The Ministry of Education refuted the opposition party’s accusation Monday that it has set up a “secret” task force to push forward with a single history textbook for secondary students.
The controversy is tied to a government plan to mandate the use of a single state-approved history textbook in schools. The move is stirring a backlash among Korean academics in a country where depictions of the past can be a partisan and polarizing issue.
On Sunday, the main opposition New Politics Alliance for Democracy (NPAD) argued that the ministry had set up the special task force to deal with controversies surrounding the government’s decision to author a single set of books in the 2017 school year to address what it calls predominantly left-leaning content in the current books.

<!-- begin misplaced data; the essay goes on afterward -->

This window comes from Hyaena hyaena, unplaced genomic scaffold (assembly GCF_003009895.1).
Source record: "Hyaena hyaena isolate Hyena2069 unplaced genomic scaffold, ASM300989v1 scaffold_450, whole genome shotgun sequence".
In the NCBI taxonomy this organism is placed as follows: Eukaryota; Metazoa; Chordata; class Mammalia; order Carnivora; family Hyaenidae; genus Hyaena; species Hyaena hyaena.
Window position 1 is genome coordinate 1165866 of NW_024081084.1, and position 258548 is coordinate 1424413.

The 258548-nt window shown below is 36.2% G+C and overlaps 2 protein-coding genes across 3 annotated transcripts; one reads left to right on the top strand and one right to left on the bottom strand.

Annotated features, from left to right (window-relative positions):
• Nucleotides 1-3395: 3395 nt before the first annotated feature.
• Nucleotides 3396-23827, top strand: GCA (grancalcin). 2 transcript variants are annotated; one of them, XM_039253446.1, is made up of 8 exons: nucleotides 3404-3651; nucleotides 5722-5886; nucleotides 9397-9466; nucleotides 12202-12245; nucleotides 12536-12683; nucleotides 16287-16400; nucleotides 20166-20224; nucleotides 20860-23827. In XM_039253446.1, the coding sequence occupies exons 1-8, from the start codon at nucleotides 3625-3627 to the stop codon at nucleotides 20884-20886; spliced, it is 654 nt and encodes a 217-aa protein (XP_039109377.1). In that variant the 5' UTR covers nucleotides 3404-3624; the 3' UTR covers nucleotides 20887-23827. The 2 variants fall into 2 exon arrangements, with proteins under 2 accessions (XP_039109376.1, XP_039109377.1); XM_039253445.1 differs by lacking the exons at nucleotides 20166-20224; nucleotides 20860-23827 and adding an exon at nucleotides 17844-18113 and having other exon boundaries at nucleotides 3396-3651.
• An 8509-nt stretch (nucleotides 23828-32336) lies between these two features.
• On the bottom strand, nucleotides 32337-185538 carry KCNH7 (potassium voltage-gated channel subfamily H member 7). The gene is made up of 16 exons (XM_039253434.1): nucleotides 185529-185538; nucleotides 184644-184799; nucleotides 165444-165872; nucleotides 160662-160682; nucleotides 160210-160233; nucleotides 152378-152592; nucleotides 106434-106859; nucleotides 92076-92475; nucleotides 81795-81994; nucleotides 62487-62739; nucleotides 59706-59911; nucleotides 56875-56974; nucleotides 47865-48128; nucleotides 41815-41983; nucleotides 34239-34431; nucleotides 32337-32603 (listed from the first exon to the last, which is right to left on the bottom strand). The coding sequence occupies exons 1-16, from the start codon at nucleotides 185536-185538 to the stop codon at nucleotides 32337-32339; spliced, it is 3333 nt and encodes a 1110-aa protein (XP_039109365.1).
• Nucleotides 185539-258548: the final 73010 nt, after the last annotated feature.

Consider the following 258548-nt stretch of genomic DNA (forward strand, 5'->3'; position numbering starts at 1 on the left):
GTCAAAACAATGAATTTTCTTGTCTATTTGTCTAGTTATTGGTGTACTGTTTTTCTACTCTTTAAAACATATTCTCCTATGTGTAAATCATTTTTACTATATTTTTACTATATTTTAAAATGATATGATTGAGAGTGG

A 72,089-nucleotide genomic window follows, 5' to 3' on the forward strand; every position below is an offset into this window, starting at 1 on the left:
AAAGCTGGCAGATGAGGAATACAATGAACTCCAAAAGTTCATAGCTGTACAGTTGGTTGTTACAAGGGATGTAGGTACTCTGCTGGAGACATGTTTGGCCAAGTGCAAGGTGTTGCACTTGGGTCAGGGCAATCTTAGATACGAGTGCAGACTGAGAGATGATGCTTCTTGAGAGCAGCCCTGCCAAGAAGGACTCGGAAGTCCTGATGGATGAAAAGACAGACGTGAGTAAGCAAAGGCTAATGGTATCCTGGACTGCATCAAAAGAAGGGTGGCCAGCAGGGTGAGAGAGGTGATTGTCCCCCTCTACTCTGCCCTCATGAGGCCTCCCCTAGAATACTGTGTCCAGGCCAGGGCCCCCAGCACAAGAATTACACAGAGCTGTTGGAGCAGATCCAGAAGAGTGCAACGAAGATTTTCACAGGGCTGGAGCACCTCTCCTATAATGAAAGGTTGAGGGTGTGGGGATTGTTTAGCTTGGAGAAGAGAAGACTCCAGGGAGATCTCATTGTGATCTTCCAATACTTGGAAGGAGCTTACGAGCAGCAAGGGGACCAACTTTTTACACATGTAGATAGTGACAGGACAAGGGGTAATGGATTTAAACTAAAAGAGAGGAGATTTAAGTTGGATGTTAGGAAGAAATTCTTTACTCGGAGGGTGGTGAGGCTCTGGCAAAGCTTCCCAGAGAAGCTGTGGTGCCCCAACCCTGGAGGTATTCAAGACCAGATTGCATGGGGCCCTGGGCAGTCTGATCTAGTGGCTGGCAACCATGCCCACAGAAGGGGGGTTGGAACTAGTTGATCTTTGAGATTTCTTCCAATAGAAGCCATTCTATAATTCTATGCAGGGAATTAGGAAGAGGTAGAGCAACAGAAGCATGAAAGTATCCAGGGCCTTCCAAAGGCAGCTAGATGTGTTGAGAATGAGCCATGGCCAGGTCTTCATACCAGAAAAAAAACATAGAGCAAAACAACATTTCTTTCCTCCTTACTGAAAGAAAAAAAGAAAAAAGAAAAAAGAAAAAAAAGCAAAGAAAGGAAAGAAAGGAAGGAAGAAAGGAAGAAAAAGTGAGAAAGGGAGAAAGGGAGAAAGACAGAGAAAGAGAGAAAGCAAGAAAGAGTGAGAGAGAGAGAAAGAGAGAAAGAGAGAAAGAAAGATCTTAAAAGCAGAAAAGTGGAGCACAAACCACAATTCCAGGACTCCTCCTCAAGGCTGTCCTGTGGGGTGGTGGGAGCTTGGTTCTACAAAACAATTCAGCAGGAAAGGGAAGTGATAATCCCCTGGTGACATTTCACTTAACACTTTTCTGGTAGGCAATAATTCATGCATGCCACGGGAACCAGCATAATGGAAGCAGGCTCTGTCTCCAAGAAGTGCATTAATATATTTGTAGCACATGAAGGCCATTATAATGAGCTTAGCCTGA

“It is totally wrong to mention a secret organization when the Ministry of Education has set up an organization within the boundaries of the public budget,” said a ministry official, adding that it is a customary to temporarily set up such a team.
NPAD legislators, however, argued that it will demand a relevant parliamentary standing committee to look into suspicions surrounding the task force.
The NPAD further claims that some 20 officials were on the team to secretly monitor media, as well as civic groups, teachers and parents.
On Monday, some NPAD lawmakers visited the team’s office in central Seoul, demanding that they open the door.
“The party officially demanded Education Minister Hwang Woo-yea take legal actions against the obstruction of business (by NPAD lawmakers),” said Rep. Cho Won-jin.